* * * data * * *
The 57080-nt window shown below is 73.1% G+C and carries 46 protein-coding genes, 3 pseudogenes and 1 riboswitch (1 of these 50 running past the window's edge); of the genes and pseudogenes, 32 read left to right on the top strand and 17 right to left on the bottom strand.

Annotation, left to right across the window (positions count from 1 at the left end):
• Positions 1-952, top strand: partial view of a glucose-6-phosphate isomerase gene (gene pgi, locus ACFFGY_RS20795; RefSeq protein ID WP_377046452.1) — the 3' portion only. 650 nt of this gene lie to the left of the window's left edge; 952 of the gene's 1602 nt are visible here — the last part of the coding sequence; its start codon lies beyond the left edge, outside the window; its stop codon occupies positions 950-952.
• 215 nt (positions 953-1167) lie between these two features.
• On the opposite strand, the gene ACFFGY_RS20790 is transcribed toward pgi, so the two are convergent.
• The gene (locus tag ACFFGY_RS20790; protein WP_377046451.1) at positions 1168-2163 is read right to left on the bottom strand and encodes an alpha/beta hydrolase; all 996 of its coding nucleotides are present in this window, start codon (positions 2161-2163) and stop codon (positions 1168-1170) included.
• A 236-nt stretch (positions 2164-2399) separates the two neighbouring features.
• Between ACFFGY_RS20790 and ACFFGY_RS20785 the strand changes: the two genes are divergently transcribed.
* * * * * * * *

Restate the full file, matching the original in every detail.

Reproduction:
The 57080-nt window shown below is 73.1% G+C and carries 46 protein-coding genes, 3 pseudogenes and 1 riboswitch (1 of these 50 running past the window's edge); of the genes and pseudogenes, 32 read left to right on the top strand and 17 right to left on the bottom strand.

Annotation, left to right across the window (positions count from 1 at the left end):
• Positions 1-952, top strand: partial view of a glucose-6-phosphate isomerase gene (gene pgi, locus ACFFGY_RS20795; RefSeq protein ID WP_377046452.1) — the 3' portion only. 650 nt of this gene lie to the left of the window's left edge; 952 of the gene's 1602 nt are visible here — the last part of the coding sequence; its start codon lies beyond the left edge, outside the window; its stop codon occupies positions 950-952.
• 215 nt (positions 953-1167) lie between these two features.
• On the opposite strand, the gene ACFFGY_RS20790 is transcribed toward pgi, so the two are convergent.
• The gene (locus tag ACFFGY_RS20790; protein WP_377046451.1) at positions 1168-2163 is read right to left on the bottom strand and encodes an alpha/beta hydrolase; all 996 of its coding nucleotides are present in this window, start codon (positions 2161-2163) and stop codon (positions 1168-1170) included.
• A 236-nt stretch (positions 2164-2399) separates the two neighbouring features.
• Between ACFFGY_RS20790 and ACFFGY_RS20785 the strand changes: the two genes are divergently transcribed.